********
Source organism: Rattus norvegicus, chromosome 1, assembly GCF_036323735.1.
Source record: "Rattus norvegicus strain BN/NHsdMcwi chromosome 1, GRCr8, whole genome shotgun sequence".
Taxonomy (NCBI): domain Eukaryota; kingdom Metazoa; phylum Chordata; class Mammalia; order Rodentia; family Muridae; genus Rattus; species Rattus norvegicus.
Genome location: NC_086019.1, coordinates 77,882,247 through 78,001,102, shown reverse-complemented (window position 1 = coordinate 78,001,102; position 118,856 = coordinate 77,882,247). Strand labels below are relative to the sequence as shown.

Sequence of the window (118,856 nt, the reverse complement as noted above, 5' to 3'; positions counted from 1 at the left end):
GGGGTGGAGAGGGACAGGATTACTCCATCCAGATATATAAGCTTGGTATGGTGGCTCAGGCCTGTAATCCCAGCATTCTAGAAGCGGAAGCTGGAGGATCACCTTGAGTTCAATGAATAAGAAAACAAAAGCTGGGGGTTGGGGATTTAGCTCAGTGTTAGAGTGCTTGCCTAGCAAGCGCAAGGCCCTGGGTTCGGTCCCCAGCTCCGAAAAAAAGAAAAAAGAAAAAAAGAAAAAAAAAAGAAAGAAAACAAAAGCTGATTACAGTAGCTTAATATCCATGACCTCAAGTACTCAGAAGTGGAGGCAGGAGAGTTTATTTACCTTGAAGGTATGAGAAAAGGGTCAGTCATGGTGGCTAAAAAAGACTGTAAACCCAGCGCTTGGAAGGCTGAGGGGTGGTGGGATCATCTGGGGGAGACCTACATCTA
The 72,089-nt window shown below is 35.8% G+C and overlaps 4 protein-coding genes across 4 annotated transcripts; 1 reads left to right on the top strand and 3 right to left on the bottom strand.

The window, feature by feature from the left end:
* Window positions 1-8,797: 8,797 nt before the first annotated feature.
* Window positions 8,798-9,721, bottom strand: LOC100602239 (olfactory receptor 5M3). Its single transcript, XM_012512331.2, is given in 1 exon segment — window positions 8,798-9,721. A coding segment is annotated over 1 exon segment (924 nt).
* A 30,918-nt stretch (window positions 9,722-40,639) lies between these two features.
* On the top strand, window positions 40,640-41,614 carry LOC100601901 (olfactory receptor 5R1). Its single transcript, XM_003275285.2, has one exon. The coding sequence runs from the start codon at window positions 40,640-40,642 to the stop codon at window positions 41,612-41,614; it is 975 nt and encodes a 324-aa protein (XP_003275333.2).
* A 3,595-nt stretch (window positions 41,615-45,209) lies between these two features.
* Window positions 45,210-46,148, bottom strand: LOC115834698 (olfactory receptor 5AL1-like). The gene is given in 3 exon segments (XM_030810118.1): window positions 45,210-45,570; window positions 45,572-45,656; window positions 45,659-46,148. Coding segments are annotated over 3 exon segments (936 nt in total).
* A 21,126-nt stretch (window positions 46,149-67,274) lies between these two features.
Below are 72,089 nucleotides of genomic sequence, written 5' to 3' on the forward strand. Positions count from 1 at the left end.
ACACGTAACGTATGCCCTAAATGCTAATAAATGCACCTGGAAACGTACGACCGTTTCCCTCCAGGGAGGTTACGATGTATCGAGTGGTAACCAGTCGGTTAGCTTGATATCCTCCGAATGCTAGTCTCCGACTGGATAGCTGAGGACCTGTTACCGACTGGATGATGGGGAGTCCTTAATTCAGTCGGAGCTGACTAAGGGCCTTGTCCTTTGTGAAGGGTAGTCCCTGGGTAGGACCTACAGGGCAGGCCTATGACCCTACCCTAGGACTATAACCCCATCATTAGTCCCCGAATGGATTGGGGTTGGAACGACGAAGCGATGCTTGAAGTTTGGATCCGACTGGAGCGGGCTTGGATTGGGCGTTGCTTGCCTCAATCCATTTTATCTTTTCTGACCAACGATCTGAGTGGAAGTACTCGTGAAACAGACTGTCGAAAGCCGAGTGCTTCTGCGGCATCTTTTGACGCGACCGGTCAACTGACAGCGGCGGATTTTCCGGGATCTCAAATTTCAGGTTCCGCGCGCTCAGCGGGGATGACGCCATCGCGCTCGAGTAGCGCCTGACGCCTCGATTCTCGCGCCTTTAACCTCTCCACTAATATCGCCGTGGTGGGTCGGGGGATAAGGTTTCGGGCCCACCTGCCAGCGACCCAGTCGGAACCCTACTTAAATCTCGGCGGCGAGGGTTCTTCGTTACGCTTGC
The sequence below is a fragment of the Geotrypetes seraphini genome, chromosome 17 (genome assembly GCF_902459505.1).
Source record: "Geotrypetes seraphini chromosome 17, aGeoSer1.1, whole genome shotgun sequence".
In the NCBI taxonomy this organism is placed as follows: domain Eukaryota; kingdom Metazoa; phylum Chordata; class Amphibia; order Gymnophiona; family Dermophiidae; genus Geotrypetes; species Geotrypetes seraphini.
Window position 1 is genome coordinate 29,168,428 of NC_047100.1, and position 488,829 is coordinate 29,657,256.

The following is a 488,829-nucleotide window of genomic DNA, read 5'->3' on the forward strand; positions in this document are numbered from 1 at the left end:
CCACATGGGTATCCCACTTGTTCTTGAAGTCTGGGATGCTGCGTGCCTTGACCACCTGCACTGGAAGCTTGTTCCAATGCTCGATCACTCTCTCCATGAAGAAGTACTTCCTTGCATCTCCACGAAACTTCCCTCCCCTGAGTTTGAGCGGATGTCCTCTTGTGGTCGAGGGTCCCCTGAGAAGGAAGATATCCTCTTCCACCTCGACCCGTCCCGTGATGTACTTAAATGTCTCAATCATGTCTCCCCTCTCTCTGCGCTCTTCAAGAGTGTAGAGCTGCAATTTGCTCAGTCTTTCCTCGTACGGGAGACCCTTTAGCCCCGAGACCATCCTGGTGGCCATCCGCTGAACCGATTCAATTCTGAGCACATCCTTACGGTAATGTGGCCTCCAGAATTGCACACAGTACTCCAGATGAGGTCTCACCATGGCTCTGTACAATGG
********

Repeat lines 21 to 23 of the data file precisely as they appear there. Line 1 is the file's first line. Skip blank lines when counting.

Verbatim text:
Window position 1 is genome coordinate 29,168,428 of NC_047100.1, and position 488,829 is coordinate 29,657,256.

The following is a 488,829-nucleotide window of genomic DNA, read 5'->3' on the forward strand; positions in this document are numbered from 1 at the left end:
CCACATGGGTATCCCACTTGTTCTTGAAGTCTGGGATGCTGCGTGCCTTGACCACCTGCACTGGAAGCTTGTTCCAATGCTCGATCACTCTCTCCATGAAGAAGTACTTCCTTGCATCTCCACGAAACTTCCCTCCCCTGAGTTTGAGCGGATGTCCTCTTGTGGTCGAGGGTCCCCTGAGAAGGAAGATATCCTCTTCCACCTCGACCCGTCCCGTGATGTACTTAAATGTCTCAATCATGTCTCCCCTCTCTCTGCGCTCTTCAAGAGTGTAGAGCTGCAATTTGCTCAGTCTTTCCTCGTACGGGAGACCCTTTAGCCCCGAGACCATCCTGGTGGCCATCCGCTGAACCGATTCAATTCTGAGCACATCCTTACGGTAATGTGGCCTCCAGAATTGCACACAGTACTCCAGATGAGGTCTCACCATGGCTCTGTACAATGG